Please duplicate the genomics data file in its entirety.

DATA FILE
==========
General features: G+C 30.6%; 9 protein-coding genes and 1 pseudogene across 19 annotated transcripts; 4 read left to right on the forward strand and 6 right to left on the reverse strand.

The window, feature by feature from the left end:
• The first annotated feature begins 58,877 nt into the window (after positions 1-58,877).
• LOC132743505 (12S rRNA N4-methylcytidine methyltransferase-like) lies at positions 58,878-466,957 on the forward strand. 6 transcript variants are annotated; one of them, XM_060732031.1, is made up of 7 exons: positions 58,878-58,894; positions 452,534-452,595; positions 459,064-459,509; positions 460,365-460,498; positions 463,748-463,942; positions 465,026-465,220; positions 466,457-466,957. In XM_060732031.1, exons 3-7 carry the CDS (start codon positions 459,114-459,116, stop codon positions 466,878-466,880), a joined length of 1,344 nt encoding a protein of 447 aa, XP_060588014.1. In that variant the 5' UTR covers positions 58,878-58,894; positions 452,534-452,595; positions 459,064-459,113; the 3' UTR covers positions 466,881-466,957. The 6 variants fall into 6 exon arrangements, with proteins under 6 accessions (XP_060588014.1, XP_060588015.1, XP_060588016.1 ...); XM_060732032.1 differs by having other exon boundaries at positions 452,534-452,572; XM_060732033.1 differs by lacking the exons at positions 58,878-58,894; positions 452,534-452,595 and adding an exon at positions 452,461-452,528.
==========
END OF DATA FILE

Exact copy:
General features: G+C 30.6%; 9 protein-coding genes and 1 pseudogene across 19 annotated transcripts; 4 read left to right on the forward strand and 6 right to left on the reverse strand.

The window, feature by feature from the left end:
• The first annotated feature begins 58,877 nt into the window (after positions 1-58,877).
• LOC132743505 (12S rRNA N4-methylcytidine methyltransferase-like) lies at positions 58,878-466,957 on the forward strand. 6 transcript variants are annotated; one of them, XM_060732031.1, is made up of 7 exons: positions 58,878-58,894; positions 452,534-452,595; positions 459,064-459,509; positions 460,365-460,498; positions 463,748-463,942; positions 465,026-465,220; positions 466,457-466,957. In XM_060732031.1, exons 3-7 carry the CDS (start codon positions 459,114-459,116, stop codon positions 466,878-466,880), a joined length of 1,344 nt encoding a protein of 447 aa, XP_060588014.1. In that variant the 5' UTR covers positions 58,878-58,894; positions 452,534-452,595; positions 459,064-459,113; the 3' UTR covers positions 466,881-466,957. The 6 variants fall into 6 exon arrangements, with proteins under 6 accessions (XP_060588014.1, XP_060588015.1, XP_060588016.1 ...); XM_060732032.1 differs by having other exon boundaries at positions 452,534-452,572; XM_060732033.1 differs by lacking the exons at positions 58,878-58,894; positions 452,534-452,595 and adding an exon at positions 452,461-452,528.